The CBI has urged occupiers and landlords of commercial properties to collectively take “decisive” action to address commercial rent challenges on the path towards a full economic reopening.
Whilst it believes most tenants should resume paying rents as normal when emergency legislation protecting from evictions and statutory demands ends on 30 June, it said there should be an exception in cases of “extreme financial difficulty” caused by lockdowns.
The CBI now proposes that firms in the hardest hit sectors should continue to be protected for a further six months, with companies which can demonstrate lockdown-related falls in revenue of more than 30% in 2021 given “additional breathing space”.
It added that an extension of protections for commercial tenants should “only support those in most need”, now that almost nine in 10 firms are now open, and there is still continued government support for business costs and the easing of social restrictions.
In addition to extended rent protection, it recommends that unpaid commercial rent debt accrued during lockdowns should be “ringfenced and negotiated separately” between occupiers and landlords.
It also proposes a time-limited extension of protections in relation to rent arrears, to encourage parties yet to reach agreements to “arrange settlements which reflect the financial impact on both parties”.
The government should also set out principles for binding arbitration on rent debt and help to deliver decisions where negotiations fail or businesses refrain from negotiating, it added. This could include recommended levels of ‘debt forgiveness’ based on the overall impact of the pandemic on businesses’ finances and a structure for repayment of arrears.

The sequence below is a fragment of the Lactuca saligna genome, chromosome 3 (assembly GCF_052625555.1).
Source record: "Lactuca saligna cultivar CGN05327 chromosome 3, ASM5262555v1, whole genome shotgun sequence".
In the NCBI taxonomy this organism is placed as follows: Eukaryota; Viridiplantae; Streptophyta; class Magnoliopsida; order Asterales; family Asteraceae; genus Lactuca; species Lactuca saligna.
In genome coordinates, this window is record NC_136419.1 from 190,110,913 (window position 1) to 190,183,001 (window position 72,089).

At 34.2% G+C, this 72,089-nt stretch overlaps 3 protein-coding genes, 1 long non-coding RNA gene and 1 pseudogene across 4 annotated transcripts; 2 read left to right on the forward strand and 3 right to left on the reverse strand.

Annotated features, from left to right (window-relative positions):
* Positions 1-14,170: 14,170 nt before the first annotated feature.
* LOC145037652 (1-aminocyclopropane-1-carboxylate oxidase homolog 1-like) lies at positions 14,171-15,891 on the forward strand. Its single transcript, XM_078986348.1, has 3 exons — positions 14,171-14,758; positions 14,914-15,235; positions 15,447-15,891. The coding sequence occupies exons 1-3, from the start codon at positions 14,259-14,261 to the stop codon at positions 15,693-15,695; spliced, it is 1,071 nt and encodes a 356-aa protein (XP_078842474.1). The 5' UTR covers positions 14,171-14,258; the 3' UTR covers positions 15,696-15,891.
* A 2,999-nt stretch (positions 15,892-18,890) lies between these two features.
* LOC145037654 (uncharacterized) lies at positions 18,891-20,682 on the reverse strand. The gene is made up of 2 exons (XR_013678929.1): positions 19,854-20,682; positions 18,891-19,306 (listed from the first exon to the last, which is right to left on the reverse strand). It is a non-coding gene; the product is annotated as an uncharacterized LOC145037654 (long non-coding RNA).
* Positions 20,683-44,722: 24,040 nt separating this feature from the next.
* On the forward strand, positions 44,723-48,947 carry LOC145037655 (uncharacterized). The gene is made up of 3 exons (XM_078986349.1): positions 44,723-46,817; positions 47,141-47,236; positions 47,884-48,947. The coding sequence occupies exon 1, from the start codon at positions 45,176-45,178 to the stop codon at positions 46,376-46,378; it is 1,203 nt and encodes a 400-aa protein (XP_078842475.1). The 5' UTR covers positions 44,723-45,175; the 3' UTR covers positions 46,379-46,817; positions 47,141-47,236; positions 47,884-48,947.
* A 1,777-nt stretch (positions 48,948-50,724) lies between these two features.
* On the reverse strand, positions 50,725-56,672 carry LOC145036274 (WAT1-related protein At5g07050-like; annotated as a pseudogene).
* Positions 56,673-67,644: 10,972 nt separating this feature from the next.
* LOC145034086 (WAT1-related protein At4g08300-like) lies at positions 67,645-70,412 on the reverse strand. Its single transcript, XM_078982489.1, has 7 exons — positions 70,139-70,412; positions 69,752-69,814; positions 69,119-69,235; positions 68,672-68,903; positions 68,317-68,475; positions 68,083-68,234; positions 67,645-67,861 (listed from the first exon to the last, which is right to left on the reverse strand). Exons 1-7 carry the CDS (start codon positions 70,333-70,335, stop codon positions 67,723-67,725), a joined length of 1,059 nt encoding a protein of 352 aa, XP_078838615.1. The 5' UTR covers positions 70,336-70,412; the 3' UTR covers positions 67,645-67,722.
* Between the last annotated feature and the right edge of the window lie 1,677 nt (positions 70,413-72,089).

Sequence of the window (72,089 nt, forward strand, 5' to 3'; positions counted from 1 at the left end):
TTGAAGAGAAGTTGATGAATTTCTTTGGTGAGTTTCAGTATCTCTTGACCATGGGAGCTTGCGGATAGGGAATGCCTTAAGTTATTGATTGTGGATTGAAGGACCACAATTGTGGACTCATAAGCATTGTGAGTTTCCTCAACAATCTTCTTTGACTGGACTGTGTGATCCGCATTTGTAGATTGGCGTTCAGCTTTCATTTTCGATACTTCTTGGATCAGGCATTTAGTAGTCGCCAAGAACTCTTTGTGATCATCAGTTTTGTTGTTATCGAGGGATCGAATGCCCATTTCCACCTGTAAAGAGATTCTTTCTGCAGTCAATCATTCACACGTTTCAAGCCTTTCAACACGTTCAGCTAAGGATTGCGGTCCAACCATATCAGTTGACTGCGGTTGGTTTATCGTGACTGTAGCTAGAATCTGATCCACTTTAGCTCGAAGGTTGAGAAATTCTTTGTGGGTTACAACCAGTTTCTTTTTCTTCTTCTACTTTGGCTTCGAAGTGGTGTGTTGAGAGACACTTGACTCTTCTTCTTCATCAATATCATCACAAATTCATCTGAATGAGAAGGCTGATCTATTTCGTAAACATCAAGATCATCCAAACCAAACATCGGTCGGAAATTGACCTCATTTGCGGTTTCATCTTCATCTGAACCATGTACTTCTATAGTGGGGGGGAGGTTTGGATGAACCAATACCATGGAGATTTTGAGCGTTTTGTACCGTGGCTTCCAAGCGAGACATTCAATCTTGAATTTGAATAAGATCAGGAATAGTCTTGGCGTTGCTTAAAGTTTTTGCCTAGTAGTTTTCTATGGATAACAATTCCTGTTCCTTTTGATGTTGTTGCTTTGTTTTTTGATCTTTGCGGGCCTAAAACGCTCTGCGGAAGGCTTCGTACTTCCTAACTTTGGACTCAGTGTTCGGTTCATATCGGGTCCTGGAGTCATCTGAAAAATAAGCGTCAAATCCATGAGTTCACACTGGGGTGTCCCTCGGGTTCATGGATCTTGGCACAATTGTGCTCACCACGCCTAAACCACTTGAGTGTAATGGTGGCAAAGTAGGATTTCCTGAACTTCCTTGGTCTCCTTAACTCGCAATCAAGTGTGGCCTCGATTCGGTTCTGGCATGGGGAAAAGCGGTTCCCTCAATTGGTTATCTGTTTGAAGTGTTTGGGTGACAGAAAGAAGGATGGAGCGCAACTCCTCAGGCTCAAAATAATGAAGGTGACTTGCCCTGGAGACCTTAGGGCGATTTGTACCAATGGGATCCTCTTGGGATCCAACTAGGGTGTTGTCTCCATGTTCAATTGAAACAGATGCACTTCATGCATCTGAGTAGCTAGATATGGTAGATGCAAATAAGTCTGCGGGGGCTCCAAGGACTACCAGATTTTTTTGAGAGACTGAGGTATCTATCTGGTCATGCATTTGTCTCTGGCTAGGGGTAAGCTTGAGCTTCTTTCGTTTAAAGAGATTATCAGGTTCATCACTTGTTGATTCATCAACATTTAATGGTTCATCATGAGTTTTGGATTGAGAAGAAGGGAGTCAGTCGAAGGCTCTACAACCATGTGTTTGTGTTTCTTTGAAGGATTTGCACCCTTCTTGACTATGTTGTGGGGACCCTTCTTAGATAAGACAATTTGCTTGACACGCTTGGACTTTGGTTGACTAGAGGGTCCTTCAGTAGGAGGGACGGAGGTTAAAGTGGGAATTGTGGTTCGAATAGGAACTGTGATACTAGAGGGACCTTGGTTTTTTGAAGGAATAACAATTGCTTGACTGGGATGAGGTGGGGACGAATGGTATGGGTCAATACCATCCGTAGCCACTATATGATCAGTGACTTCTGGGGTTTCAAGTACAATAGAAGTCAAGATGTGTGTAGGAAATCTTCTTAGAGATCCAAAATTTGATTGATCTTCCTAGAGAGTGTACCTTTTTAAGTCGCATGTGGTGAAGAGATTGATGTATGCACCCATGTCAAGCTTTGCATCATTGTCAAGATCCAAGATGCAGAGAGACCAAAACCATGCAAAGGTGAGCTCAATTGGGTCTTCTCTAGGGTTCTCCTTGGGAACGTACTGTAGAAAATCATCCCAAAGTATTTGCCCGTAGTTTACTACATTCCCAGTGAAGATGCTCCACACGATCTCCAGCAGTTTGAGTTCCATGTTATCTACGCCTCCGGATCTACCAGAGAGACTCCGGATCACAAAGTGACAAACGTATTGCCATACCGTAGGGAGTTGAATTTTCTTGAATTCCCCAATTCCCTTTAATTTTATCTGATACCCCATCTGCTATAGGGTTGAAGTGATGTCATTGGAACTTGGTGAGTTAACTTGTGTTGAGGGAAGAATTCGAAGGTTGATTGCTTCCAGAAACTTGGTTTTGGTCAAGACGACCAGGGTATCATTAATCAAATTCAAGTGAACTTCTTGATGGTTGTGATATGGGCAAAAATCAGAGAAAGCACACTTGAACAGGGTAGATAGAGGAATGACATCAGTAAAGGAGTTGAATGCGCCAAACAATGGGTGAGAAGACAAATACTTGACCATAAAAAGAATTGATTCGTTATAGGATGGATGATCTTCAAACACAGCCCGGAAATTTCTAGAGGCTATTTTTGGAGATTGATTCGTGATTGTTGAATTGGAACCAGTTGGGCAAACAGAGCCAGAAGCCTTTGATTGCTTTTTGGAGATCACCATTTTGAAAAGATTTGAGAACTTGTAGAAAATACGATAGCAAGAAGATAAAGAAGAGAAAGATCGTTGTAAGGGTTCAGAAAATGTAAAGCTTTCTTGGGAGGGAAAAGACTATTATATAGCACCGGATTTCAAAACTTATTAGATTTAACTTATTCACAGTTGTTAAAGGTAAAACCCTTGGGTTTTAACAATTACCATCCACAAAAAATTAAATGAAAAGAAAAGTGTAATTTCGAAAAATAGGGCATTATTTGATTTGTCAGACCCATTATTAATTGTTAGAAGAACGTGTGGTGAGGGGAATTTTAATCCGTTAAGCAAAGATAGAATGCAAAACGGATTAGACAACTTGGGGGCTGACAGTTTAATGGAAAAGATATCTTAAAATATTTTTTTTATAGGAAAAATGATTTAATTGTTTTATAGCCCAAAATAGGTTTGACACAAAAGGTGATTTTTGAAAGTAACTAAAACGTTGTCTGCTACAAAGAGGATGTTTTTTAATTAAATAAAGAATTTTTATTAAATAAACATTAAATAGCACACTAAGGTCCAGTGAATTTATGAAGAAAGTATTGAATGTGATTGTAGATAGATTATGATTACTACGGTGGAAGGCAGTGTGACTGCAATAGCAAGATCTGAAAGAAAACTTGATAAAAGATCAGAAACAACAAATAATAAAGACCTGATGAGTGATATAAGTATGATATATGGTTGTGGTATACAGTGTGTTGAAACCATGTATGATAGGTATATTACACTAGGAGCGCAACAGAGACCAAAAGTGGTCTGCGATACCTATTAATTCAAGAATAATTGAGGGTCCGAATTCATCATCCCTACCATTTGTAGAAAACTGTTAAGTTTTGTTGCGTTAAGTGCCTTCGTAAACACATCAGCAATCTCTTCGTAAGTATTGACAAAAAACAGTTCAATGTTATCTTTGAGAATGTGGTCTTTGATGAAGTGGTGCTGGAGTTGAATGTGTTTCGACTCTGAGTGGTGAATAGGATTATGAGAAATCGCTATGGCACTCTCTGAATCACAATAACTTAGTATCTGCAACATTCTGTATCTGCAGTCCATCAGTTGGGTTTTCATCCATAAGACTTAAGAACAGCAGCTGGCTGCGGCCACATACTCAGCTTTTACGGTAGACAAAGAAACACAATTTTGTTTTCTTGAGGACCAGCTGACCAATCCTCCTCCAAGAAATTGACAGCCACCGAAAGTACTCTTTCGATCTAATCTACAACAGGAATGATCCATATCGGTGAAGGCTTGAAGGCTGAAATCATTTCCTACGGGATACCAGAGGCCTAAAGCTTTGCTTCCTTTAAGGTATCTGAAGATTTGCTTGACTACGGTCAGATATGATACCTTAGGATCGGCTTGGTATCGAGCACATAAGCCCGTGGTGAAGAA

CBI chief UK policy director, Matthew Fell, said: “With the success of the UK’s vaccine programme, a watchful easing of social restrictions and business confidence growing, now is the time to optimise commercial property interventions towards getting all parts of the economy back to business.
“The blanket government protections for non-payment of commercial rents should be lifted. While some sectors remain heavily restricted or fully closed, ongoing protections should be targeted towards the firms most at risk in these sectors.”
He added: “The conversation about commercial rent debt needs to be dealt with separately. There is a huge deficit in unpaid commercial rents, which both tenants and landlords acknowledge is unlikely to be fully recovered.
“The majority of tenants and landlords have already come together for adult-to-adult conversations to settle commercial rent arrears; those businesses yet to enter into negotiations should now do so and work hard to reach an agreement, or risk court decisions that may be less favourable.”